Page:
Here in the U.S., market participants are fidgeting and annoyed by the weather distortion of incoming data.
Three housing reports of January-February activity were of course weak, but meaningless. The same can be said of snapshots of manufacturing activity in New York and Philly-Fed.
The longer we go without good information, the larger the market movement when the ear muffs and fogged goggles come off.
On Wednesday afternoon the Fed released minutes of its January meeting, and this line stopped hearts for a couple of hours: “A few participants raised the possibility that it might be appropriate to increase the federal funds rate relatively soon.”
By nightfall, everyone understood that “the few” were presidents of regional Feds (Plosser, George, Fisher) — not in the majority, and the dimmest group in modern memory.
Wednesday’s sale of WhatsApp — 55 employees, $8 million invested in the startup, negligible revenue — for $19 billion begs the old question: If I had paid attention in school, might I have amounted to something?
Dominant public commentary has the economy doing steadily better, and those thinkers seized on the New York Fed’s quarterly report of consumer credit. Deleveraging complete! Consumers borrowing again!
I am not one of the bears, just an agnostic made skeptical by the drumbeat of failed optimism in the last five years. And grumpy about poor analysis.
The growth in consumer credit is in three places.
Car loans, in which the subprime share has tripled from 2009, back over $150 billion per year. People will default on mortgages before the car, and cars are easier to repo than houses.
Then student loans, balances doubling in the same five years, in the aggregate over $1 trillion, but inherently defensive. Tuition has risen like nothing except the cost of health care, and every student loan borrower by definition does not have the money nor an asset to secure with a better loan (any mortgage is better — lower rate, longer term, deductible).
The third category: Mortgage balances grew by a hair in the first quarter since 2008 Doomsday. However, the $9.5 trillion outstanding is a high-variety laundry basket.
Deleveraging? The $1.5 trillion reduction in outstanding mortgages has been due entirely to foreclosure, not reflective of households still with loans. In the refi frenzies past, some estimates had almost half of refis switching from 30- to 15-year terms. That is legitimate deleveraging, a steady reduction of principal owed.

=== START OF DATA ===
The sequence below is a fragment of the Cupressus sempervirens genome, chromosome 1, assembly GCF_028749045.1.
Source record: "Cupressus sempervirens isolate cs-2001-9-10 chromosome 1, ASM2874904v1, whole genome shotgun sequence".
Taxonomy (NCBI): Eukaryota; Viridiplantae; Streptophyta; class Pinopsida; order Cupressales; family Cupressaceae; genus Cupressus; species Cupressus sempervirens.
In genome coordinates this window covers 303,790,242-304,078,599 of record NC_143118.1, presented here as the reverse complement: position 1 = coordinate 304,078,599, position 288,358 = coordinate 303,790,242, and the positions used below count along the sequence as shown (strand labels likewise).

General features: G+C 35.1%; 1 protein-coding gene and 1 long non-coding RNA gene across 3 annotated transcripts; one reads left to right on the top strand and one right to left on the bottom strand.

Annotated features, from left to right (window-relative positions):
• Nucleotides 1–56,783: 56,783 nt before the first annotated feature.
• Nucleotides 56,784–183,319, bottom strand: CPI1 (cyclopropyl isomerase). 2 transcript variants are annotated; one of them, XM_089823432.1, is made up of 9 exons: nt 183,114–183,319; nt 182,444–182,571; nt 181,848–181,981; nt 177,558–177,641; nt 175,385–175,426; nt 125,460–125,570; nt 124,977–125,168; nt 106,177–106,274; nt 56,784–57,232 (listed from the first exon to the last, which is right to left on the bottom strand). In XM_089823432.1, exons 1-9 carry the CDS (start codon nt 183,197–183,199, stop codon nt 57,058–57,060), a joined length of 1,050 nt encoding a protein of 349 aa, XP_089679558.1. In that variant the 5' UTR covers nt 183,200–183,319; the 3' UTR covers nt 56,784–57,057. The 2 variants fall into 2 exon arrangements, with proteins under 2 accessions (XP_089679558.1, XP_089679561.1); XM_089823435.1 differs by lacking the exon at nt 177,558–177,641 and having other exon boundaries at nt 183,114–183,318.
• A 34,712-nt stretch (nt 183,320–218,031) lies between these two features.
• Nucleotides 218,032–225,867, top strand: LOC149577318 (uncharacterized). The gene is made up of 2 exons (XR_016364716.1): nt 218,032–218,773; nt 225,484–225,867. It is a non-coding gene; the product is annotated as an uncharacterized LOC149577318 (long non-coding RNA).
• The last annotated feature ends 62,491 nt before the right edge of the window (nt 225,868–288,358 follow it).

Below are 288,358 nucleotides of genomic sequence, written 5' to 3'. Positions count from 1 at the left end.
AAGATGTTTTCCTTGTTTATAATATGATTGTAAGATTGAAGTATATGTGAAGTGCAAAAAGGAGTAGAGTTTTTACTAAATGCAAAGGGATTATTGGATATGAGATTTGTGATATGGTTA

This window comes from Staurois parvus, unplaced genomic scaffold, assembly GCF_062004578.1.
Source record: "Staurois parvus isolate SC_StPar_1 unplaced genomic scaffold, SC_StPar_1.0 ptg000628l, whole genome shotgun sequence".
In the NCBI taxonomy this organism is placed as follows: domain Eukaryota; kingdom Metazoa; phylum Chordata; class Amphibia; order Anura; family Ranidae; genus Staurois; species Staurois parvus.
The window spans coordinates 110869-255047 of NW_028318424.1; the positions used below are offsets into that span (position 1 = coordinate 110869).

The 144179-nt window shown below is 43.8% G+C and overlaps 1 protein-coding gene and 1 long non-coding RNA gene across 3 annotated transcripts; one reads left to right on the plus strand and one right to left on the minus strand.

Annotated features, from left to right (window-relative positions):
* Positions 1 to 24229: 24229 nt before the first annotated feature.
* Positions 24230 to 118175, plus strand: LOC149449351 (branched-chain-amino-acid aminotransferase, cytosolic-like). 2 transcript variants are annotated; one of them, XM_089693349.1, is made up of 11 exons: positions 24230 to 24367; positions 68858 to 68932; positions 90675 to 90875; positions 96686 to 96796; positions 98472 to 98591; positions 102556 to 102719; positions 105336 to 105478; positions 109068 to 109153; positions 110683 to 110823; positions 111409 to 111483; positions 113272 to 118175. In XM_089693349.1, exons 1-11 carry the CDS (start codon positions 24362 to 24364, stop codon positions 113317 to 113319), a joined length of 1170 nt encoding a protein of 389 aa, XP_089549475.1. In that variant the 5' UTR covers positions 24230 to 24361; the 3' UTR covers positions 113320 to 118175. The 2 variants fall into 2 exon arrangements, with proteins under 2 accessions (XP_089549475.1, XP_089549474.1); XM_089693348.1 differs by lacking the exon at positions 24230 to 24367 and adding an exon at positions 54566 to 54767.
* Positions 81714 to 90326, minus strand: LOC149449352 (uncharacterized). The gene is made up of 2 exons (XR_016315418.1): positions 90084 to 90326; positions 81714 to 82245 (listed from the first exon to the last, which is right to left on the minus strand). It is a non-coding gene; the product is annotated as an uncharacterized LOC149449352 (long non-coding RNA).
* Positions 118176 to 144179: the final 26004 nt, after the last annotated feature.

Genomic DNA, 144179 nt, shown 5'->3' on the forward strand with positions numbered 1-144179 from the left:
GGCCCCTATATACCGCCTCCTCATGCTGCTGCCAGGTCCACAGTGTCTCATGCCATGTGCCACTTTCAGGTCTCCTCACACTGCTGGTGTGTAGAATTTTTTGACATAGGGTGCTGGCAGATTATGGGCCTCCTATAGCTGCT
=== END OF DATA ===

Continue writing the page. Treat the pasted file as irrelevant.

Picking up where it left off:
The minor increase in net-new loans is not sufficient to fund healthy housing markets, and tens of millions of households are still underwater, or credit-wrecked altogether.
Until we get some springtime data, the economic-growth argument is a standoff. The 10-year Treasury note’s hold near 2.75 percent says it’s wary, if not about overall growth underway, certainly the persistent flirt with deflation.
Overseas, Japan’s last-ditch money-printing is not going as expected. In the last three months of 2013, Japan’s economy grew 0.3 percent, one-tenth the forecast. Its trade has swung to huge deficit, $25 billion last month, which ordinarily would require foreign financing to balance accounts.
Since no one outside will buy rice-paper Japanese government bonds, the Bank of Japan must print to finance, which should drive the yen to new lows, helping Japan’s exports at the expense of everybody else.
Japan in the next month plans another large fiscal stimulus simultaneous with a contrary increase in sales taxes from 5 percent to 8 percent. The world’s third-largest economy in counterproductive chaos is more than unsettling.
In China, just three things: The HSBC index of its manufacturing, kin to our PMI indices, at 48.3 fell further into contraction in a seven-month slide. Forecasters still call for a 7 percent GDP increase this year. Third, despite emphasis in limiting credit, the People’s Bank of China said credit in January had risen at an 18 percent annual pace.
Kiev is a two-day drive from Sochi, the all-time Potemkin village. Ukraine is aflame because Tsar Vladimir saw in its economic weakness a chance to snatch back an escaped province.
In the old days, dangerous for us all. Now, the toothless decadence of both Russia and Europe leaves it a shabby, bloody, shadow-play of empires gone.
Lou Barnes is a mortgage broker based in Boulder, Colo. He can be reached at email@example.com.